Russian patriarch says Orthodoxy should be taught at school

Moscow, Russia - On the eve of a new academic year, the head of the Russian Orthodox Church Wednesday again voiced the need to teach the basics of Orthodox culture in public schools.

On Wednesday it was reported the subject would be mandatory for schools in Russia's Belgorod, Kaluga, Bryansk and Smolensk regions, and optional for another 11 regions, despite protests from secular officials.

"I believe the basics of Orthodox culture is a culturological subject, and all young people studying at school should know the history of their culture," Patriarch Alexy II of Moscow and All Russia told journalists at the State History Museum following the opening of an exhibition dedicated to Russian patriarchs.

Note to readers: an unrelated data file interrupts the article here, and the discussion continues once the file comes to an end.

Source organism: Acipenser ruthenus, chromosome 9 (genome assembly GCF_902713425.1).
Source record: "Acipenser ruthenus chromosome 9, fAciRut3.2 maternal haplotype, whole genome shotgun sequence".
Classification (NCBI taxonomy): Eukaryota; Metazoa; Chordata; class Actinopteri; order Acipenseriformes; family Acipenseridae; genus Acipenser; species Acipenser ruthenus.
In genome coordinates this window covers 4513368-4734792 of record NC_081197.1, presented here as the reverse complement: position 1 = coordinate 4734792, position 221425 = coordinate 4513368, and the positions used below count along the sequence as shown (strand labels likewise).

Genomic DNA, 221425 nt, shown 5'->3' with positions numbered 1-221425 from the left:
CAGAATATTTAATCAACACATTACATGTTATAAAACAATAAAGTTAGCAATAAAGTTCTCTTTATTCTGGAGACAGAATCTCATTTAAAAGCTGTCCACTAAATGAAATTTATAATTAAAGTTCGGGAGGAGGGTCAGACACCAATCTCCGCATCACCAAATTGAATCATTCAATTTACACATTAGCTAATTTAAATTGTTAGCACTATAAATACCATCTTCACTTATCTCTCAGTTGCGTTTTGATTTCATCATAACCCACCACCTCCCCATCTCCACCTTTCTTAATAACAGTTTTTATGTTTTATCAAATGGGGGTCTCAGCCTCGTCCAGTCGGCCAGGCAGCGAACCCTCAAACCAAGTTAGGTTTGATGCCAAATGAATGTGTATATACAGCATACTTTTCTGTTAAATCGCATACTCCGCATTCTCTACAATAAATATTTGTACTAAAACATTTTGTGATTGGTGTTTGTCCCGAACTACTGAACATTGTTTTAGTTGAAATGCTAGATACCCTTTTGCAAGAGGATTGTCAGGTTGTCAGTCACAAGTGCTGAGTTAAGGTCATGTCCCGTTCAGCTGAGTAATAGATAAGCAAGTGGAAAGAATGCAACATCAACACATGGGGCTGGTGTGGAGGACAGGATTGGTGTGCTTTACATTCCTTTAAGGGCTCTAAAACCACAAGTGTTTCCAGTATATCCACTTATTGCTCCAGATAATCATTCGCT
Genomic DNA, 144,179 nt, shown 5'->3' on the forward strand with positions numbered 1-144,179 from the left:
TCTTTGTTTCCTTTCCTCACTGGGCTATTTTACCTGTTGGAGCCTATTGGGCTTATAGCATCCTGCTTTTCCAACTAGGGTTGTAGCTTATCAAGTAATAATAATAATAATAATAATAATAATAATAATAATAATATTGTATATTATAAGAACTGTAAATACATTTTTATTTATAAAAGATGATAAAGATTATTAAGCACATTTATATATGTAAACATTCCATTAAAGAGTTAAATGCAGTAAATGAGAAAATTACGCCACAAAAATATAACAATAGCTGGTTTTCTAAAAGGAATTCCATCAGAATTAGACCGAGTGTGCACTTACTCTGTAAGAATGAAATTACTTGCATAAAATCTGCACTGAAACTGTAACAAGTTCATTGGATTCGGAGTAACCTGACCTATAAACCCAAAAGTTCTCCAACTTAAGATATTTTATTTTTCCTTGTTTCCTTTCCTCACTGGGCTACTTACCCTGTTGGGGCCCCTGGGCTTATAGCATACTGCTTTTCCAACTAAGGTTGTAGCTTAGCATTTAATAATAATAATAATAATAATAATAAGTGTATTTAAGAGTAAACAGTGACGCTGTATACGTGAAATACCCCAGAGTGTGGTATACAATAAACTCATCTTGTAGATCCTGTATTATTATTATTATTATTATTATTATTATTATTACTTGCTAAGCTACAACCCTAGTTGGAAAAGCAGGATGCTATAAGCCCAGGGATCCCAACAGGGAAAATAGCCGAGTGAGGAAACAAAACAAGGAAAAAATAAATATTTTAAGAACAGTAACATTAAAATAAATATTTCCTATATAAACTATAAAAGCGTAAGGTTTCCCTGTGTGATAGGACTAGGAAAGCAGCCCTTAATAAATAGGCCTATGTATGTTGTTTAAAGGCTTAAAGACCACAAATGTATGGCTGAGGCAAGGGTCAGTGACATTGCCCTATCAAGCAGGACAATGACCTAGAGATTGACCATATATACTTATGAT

Alexy II said all cultured people should know their state's history and the basics of its culture.

"If people practicing other religions live in our country, they should study their culture, of course, but they should also know the culture of the country they live in," the patriarch said.

Orthodox leaders have long pressed for a course on the history of Christianity, whether optional or mandatory, to be included in school curriculums. Leaders of other faiths practiced in Russia, however, said a course on the history of all religions should be introduced.

Advocates of a secular society have protested the introduction of such a course in schools at all, saying that even if students were interested and it was introduced, it would have to be taught by secular professors and be optional rather than mandatory.

According to polls, a majority of Russians practice Orthodox Christianity, although the church is separate from the state.